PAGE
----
If I took anything away from TEDxSydney, it was that an idea combined with the passion to pursue a question will inevitability result in a change. Whether the change is small or big, it’s often worth it.

When I was first introduced to the revues, I was very confused as to what exactly, they were. Review? I thought, how can you possibly watch a review? How can a review be hilarious? Is there someone up on stage just reading from a newspaper?

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What have I been doing with all my free time after exams? Writing blogs, lazing around, eating, and watching movies! Oh yes and checking online twice a day every day for exam results...

And I’ve discovered the three fundamental types of movies. There may be more, and if so, feel free to add and correct me...

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Just a couple of hundred meters down the road from Sydney Uni along King Street is my favourite place in Newtown (though Newtown Thai II comes a VERY close second) - Kuletos the cocktail bar.

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Let's get one thing straight: I do not understand installation.

Whenever I visit art exhibits, I'm afraid to eat or even use the bathroom, lest I disturb some unobtrusive piece of art.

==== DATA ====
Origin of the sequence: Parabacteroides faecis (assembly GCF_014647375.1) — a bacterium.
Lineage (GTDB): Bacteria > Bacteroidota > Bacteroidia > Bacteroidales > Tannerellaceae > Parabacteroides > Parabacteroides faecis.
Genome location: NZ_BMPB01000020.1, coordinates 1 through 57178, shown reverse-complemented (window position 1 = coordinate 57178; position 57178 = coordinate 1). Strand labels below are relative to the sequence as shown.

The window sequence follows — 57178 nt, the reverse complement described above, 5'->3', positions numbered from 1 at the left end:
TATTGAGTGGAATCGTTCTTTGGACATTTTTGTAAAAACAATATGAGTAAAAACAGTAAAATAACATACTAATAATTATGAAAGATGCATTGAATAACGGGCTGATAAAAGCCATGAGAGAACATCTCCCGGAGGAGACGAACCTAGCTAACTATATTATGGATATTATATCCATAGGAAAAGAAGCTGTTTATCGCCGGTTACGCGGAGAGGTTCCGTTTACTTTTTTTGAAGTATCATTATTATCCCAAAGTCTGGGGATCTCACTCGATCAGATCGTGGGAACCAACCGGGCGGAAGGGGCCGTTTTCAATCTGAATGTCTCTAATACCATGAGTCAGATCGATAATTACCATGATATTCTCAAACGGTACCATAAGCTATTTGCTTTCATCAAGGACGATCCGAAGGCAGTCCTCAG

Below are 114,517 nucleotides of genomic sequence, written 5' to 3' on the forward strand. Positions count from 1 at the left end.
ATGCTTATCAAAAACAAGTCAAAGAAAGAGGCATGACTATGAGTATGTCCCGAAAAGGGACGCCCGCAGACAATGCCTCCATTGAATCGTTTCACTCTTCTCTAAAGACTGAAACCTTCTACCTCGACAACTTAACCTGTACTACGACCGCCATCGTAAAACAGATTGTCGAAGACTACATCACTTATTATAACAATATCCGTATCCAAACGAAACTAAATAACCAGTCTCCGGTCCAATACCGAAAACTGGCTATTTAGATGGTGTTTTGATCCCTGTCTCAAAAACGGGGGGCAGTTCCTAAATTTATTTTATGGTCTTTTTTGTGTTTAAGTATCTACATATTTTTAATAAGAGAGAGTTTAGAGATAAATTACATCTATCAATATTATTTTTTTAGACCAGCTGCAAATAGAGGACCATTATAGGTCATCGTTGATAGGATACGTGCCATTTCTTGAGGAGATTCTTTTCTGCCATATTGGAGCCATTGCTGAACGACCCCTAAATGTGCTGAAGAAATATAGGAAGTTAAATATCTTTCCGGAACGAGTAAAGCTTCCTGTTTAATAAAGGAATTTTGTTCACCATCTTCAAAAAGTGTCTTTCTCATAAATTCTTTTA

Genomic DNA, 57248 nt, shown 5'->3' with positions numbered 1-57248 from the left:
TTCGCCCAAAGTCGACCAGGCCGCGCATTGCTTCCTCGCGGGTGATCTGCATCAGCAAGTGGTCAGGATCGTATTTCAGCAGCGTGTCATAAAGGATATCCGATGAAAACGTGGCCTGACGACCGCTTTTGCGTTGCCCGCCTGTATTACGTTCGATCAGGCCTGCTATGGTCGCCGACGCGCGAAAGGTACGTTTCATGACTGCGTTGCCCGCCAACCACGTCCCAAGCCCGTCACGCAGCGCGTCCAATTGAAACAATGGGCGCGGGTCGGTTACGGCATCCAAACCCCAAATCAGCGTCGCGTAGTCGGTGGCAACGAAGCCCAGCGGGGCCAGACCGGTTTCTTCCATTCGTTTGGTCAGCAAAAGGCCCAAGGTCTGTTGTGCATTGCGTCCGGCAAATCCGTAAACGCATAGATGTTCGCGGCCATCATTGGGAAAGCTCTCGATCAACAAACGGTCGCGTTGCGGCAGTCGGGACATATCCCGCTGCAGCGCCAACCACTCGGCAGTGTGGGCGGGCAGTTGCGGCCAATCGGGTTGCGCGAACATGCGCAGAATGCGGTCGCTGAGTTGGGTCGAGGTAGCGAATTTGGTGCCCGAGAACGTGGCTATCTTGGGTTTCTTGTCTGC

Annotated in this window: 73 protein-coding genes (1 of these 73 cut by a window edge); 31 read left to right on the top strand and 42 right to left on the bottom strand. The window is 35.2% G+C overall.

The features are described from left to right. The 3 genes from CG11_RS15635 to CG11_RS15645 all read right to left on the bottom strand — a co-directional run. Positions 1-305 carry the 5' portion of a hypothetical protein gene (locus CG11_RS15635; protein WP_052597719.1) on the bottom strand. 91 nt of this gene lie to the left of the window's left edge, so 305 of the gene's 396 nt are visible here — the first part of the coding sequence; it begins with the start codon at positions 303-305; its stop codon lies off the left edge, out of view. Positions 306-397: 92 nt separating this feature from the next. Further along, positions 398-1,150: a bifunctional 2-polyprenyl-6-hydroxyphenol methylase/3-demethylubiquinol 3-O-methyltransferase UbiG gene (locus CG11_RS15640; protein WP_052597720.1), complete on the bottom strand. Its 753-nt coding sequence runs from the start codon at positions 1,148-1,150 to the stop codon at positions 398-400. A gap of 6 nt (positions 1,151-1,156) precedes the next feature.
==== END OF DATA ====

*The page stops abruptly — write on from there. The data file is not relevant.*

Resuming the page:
So when I arrived at the Sydney College of the Arts Degree Show, I was armed with a healthy sense of alertness (and not without alarm).

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The Block

17 Nov

For most students who catch the train to uni, you will get off at Redfern Station. Right opposite the train station is The Block – the “notorious” patch around Eveleigh St that boasts a strong Aboriginal community. The Block is often in the news for all the wrong reasons: the death of TJ Hickey, the Redfern Riots and the redevelopment of the area.

If you are coming to Sydney Uni – know that you are coming onto Gadigal land. You owe it to the traditional owners of this land to get your facts right about the community living in The Block. The way to do this is to see Gathering Ground, an innovative, amazing production by Redfern Community Centre and PACT Youth Theatre bringing together over 40 of The Block’s children to tell their stories.